- reecardmuzzbenchto

# Life Is Feudal: Forest Village V1.1.6641 Vip Hack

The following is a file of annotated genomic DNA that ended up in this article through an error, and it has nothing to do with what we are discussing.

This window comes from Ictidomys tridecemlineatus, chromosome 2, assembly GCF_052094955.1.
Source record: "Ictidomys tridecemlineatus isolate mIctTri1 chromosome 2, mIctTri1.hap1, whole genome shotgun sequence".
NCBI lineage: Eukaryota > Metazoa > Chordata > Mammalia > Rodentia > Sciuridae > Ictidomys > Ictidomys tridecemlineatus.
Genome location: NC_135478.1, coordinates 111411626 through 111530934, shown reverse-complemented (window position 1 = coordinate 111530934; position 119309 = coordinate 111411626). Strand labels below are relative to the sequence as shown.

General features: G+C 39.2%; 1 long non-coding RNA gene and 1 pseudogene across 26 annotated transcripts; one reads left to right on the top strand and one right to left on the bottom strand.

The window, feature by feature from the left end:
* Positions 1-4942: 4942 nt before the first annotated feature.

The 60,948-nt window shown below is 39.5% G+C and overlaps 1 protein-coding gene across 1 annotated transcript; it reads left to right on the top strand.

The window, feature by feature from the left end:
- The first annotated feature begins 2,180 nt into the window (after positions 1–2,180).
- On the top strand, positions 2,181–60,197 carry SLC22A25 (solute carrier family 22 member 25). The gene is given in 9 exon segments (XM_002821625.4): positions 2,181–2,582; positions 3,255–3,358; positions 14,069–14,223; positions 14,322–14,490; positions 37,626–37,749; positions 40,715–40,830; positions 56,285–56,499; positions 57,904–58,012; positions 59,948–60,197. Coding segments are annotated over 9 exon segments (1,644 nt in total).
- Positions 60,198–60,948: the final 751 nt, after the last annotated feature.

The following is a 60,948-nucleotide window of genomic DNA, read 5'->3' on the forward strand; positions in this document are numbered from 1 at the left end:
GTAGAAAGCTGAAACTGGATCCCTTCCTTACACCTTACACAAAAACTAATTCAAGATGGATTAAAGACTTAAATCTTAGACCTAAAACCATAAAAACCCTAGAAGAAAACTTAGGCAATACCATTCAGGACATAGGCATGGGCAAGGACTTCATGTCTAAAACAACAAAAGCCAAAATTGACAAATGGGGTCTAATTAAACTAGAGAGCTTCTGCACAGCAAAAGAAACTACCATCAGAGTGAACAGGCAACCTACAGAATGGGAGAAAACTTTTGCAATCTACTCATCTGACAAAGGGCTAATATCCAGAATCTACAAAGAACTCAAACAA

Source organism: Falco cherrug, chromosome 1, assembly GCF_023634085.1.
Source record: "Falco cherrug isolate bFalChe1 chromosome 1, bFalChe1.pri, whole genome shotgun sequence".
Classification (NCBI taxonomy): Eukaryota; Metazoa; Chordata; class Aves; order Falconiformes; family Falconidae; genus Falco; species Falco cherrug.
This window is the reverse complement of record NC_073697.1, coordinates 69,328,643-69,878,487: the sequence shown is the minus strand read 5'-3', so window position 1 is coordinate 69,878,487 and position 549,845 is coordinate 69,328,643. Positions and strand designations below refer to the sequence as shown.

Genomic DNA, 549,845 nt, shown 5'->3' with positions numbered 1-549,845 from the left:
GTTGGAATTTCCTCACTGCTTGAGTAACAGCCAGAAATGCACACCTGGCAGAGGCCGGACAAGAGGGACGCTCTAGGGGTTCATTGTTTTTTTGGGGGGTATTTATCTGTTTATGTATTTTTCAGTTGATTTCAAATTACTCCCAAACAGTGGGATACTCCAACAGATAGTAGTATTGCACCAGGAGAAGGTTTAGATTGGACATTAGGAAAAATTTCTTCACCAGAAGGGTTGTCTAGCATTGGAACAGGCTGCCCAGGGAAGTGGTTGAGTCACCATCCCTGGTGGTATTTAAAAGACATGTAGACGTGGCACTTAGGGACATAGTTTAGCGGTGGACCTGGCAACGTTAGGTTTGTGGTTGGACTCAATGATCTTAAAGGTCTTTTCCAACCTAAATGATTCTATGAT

print get_verb_i # 0.0395220100000042 A: Use a list comprehension. (i.e. replace the with a { }) L = [3*i for i in L] print(L) Output [3, 6, 9, 12, 15, 18, 21, 24, 27, 30] You can also use math.floor to split your list by 3 and then you can convert it to an int: L = [int(n) for n in (math.floor(i / 3) for i in L)] 2, 4, 6, 10} function foo(vector) local len = #vector for i = 1, len do vector[i] = math.floor(i / 3) end end In the foo function you can specify arguments as an array and use them as array elements. In foo(10, 20, 30) the first argument is a tuple, but that is just how Erlang's syntax works: If a function is of arity n, it is always called with n parameters: each argument is supplied by an actual argument that is the head of a tuple of length n-1. As a side note, I'm not sure that #a is the same as #1: a = a * 10 ?a >?a 1 a #1 3 If you have that problem, Erlang has excellent documentation, but you may need to take some time to study it. I'll be happy to help. Q: How to add attributes to arrays without recreating the array in Python? I want to add additional attributes to an array, but I don't want to recreate the whole array. For example, I have this array a = np.array([[1, 2], [3, 4]]) and I want to add another attribute to it (a.shape = (2,2)) without recreating a new array. How do I achieve this in Python? To append additional attributes to an array, you can use the.copy() method: import numpy as np a = np.array([[1, 2], [3, 4

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